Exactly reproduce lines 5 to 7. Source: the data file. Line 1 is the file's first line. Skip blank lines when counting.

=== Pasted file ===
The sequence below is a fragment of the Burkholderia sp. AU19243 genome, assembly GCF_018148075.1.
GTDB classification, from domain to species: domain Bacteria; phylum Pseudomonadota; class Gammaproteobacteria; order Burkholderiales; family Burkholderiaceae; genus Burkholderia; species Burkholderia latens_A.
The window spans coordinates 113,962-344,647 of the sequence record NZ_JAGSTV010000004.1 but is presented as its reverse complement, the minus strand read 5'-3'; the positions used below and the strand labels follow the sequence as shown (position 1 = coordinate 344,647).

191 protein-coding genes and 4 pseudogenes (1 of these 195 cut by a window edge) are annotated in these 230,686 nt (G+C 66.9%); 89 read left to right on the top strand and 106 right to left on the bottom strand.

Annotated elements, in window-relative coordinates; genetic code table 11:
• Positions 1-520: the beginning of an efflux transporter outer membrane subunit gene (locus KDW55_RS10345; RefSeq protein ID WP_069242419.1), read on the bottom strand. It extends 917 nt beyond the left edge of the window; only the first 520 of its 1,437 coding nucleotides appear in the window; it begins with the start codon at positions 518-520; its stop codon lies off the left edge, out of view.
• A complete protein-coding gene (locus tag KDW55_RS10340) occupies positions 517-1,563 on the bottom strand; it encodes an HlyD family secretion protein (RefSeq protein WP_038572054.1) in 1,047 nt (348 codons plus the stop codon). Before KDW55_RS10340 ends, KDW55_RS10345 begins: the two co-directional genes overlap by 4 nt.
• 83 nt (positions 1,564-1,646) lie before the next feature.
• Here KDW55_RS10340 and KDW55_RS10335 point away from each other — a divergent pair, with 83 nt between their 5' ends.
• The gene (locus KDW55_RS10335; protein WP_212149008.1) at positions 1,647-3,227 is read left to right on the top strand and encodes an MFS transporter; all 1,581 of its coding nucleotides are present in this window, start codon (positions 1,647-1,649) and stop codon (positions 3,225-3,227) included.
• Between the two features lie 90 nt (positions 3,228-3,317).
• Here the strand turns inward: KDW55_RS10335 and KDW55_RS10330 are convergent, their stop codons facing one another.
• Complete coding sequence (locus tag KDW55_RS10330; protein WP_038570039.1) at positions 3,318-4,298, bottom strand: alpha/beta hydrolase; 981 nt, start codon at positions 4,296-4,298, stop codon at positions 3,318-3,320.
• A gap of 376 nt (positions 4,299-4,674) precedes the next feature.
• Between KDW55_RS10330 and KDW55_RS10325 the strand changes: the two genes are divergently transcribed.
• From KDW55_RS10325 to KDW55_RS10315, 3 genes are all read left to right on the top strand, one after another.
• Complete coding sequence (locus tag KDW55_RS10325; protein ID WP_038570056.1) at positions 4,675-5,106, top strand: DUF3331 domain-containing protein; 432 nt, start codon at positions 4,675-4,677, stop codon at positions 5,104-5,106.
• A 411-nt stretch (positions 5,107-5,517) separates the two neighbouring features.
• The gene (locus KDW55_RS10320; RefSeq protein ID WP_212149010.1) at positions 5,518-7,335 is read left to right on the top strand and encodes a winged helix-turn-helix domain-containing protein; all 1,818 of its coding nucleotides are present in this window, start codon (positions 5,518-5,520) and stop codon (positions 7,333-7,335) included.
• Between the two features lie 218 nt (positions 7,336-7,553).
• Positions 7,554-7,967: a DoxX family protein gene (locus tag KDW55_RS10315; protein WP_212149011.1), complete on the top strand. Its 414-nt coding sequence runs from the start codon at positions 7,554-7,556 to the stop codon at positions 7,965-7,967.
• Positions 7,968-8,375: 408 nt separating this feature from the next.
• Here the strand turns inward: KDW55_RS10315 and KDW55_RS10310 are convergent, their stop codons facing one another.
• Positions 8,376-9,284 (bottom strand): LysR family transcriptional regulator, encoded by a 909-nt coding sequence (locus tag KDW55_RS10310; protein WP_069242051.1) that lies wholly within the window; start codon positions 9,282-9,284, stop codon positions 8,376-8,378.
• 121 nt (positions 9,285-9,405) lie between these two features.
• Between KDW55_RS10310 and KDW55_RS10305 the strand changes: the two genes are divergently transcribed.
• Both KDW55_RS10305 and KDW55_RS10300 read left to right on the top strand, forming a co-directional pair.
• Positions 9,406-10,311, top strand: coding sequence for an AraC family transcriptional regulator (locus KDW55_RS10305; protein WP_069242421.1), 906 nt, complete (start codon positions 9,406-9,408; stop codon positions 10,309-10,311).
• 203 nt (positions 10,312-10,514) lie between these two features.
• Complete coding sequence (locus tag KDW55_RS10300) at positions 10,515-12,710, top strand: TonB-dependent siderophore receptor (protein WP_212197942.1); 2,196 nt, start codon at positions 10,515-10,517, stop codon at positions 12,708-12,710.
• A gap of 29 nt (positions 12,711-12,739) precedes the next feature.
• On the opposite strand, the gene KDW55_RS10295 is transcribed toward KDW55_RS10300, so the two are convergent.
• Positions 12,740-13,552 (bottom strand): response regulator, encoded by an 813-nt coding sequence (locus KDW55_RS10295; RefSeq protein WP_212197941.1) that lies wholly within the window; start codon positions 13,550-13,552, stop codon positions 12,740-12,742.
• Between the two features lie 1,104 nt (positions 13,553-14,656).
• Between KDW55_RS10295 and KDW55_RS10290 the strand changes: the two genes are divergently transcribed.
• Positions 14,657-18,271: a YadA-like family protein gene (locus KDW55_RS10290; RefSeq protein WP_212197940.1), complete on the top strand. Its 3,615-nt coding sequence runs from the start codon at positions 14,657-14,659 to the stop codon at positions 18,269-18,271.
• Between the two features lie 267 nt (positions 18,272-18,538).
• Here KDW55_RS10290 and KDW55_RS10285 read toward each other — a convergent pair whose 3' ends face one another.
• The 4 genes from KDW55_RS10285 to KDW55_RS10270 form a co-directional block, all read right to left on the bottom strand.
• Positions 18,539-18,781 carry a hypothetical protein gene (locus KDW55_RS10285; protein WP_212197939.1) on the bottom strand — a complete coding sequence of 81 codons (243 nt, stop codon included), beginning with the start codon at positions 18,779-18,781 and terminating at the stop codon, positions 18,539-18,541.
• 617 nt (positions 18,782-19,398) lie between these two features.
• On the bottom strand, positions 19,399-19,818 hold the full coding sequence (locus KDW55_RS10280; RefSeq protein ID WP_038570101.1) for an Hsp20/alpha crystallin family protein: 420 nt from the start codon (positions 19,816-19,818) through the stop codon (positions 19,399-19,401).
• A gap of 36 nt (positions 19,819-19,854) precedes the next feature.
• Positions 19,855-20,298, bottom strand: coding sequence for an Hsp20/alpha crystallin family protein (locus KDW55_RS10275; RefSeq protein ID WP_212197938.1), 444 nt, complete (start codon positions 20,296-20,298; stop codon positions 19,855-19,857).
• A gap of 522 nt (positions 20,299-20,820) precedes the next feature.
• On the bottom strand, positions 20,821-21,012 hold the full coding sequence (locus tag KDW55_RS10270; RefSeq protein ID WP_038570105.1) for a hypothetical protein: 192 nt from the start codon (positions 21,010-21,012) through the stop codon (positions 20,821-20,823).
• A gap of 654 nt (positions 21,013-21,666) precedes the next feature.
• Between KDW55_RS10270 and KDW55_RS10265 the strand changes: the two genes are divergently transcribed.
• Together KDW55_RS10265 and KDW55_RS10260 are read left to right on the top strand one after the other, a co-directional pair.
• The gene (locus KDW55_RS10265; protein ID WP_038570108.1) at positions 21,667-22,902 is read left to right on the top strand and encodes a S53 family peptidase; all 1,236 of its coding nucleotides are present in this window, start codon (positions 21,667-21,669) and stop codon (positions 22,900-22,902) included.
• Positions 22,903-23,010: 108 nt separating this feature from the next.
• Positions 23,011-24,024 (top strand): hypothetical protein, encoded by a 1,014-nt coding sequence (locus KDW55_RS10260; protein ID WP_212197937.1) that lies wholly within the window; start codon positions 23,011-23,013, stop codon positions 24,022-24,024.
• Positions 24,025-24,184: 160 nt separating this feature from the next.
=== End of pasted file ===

Annotated elements, in window-relative coordinates; genetic code table 11:
• Positions 1-520: the beginning of an efflux transporter outer membrane subunit gene (locus KDW55_RS10345; RefSeq protein ID WP_069242419.1), read on the bottom strand. It extends 917 nt beyond the left edge of the window; only the first 520 of its 1,437 coding nucleotides appear in the window; it begins with the start codon at positions 518-520; its stop codon lies off the left edge, out of view.
• A complete protein-coding gene (locus tag KDW55_RS10340) occupies positions 517-1,563 on the bottom strand; it encodes an HlyD family secretion protein (RefSeq protein WP_038572054.1) in 1,047 nt (348 codons plus the stop codon). Before KDW55_RS10340 ends, KDW55_RS10345 begins: the two co-directional genes overlap by 4 nt.